Even if they win, the nationalisation may never happen

Stuff reports:

Professional investors, while still nervous of the proposal, have begun to question whether it will be implemented, even if the Opposition wins next year’s election.

AMP Capital’s head of equities, Guy Elliffe, estimates it will take at least five years to design and implement the plan, exposing it to the same policy about-face that has National so concerned.

“Most people think it is [going to take] more than one electoral term … but then what is the probability of a Labour-Green coalition being elected twice?” he asked.

Mr Moghe, meanwhile, has maintained his recommendation that investors subscribe to the share offer, which closes on May 3 for retail investors.

I think Mr Elliffe is largely correct.

To implement this policy, first Labour and Greens need to get 61 seats between them. If they have to rely on NZ First, he may not support the policy.

Secondly implementing the policy would be massively complex, probably the subject of huge litigation, and take years to do. It is most unlikely to be done in one term. And with Green/Labour policy veering radically leftwards (printing money, nationalising industries) the economy could be seriously tanking after three years.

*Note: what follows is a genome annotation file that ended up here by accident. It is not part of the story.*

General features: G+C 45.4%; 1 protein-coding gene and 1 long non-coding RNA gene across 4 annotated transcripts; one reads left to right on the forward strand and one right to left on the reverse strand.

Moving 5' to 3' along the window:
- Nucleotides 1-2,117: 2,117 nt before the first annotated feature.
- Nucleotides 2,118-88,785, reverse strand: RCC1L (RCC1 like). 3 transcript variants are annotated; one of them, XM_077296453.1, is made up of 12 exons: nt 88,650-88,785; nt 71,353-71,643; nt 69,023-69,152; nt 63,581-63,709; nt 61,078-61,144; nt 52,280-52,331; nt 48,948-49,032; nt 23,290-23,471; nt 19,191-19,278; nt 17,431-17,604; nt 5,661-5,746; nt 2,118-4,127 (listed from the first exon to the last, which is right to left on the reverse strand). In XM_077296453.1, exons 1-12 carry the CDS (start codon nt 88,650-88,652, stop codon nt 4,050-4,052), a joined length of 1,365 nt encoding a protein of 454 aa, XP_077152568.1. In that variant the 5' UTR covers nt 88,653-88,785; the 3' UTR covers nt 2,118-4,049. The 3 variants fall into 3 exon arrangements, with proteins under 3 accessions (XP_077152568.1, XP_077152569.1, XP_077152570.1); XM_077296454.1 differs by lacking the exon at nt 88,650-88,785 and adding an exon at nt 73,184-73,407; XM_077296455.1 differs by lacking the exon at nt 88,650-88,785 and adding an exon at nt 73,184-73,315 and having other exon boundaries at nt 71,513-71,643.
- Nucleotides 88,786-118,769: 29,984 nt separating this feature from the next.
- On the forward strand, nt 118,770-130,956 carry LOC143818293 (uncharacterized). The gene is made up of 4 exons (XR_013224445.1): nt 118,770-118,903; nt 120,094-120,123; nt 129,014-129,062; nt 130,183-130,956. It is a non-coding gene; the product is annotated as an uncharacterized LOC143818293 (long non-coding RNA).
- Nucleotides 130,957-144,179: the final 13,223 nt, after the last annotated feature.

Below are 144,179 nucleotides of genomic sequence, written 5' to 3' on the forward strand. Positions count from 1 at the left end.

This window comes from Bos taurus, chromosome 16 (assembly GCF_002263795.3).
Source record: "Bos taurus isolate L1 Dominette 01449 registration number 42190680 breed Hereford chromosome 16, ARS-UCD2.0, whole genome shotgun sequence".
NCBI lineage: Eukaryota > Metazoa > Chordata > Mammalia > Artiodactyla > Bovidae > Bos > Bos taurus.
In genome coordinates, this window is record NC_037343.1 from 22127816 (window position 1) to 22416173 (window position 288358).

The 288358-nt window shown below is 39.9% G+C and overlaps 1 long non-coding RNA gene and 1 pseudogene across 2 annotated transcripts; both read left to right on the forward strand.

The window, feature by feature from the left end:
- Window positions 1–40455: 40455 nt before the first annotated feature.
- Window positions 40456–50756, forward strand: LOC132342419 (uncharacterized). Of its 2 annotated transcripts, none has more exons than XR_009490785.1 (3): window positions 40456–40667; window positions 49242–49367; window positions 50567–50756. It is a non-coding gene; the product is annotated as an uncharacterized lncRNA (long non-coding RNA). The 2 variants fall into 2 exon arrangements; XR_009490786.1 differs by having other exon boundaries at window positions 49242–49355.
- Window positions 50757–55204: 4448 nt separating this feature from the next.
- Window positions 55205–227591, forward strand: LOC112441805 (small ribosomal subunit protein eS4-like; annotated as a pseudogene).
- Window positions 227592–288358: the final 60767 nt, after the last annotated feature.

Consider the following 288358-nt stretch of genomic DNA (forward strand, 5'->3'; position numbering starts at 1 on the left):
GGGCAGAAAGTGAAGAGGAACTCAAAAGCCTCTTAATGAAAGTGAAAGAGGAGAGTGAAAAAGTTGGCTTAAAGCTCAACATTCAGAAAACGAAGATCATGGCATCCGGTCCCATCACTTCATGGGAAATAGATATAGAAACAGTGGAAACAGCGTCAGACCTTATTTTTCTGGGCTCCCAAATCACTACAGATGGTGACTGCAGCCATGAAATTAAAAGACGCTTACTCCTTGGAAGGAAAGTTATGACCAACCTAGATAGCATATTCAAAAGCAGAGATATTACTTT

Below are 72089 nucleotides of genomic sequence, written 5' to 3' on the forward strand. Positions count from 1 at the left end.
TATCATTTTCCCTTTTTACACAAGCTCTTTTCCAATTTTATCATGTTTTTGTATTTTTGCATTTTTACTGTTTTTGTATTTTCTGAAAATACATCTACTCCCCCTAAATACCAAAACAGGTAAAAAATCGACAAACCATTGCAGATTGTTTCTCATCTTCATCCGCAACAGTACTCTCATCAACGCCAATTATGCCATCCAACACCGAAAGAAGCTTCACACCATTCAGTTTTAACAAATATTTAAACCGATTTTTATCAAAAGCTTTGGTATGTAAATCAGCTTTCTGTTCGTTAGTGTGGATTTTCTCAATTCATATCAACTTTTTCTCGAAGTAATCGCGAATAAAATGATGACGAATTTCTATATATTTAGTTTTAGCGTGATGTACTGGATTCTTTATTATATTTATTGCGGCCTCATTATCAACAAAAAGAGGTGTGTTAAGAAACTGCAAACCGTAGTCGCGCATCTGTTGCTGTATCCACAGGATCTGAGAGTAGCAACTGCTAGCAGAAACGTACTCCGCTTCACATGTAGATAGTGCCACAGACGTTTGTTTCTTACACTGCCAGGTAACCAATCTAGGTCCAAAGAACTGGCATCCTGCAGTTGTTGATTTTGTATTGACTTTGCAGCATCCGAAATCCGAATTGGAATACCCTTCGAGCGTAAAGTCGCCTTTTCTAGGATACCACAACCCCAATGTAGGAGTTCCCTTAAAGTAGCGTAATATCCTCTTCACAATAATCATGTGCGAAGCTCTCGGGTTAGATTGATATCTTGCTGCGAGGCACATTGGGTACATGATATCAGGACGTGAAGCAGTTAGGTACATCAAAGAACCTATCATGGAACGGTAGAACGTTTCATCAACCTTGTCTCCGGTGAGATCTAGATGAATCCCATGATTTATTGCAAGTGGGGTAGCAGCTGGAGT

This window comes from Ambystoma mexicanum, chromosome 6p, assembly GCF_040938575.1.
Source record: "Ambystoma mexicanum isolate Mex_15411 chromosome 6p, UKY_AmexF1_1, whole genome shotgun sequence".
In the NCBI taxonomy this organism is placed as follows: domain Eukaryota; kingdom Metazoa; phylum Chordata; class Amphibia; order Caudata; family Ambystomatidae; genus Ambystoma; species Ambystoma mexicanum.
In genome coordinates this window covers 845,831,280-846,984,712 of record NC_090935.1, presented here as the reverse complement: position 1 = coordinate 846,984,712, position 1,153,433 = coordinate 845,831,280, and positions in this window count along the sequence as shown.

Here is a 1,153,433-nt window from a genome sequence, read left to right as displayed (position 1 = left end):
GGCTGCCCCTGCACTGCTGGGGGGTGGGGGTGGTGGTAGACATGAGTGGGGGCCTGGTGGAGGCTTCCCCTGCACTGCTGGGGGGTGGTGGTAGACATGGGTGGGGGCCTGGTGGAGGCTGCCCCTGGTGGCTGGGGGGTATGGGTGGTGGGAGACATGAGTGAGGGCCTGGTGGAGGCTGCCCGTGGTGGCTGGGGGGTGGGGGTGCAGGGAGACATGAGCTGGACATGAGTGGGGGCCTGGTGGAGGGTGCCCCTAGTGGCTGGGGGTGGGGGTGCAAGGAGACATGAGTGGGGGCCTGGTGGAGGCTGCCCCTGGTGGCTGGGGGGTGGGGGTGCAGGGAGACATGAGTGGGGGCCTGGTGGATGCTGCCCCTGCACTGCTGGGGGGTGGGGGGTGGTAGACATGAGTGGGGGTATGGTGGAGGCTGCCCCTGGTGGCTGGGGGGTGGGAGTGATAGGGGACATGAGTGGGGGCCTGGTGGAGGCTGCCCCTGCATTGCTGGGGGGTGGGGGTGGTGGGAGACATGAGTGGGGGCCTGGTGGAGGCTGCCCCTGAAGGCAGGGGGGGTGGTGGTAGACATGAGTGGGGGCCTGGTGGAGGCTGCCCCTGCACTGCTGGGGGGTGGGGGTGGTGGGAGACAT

But also look at who the Labour and Green energy spokespersons are, who would be the ones to implement this incredibly complex and controversial policy – Moana Mackey and Gareth Hughes. Now I like Moana and Gareth, but a policy like this would need a Michael Cullen or Steven Joyce to implement.

So I think the chances of this policy ever being implemented are in fact quite low.

Hence why I am increasing the amount of shares I was planning to purchase. Thanks to Greens and Labour, they are likely to be priced more towards the bottom end of the indicated range. This means I’ll pick up the shares for a discount. This is of course bad for the taxpayer, but good for me as an investor. Thanks Russell and Davids.

Feel free to comment below if you are pre-registered and if you still plan to invest.

Note that this blog post is not financial advice.

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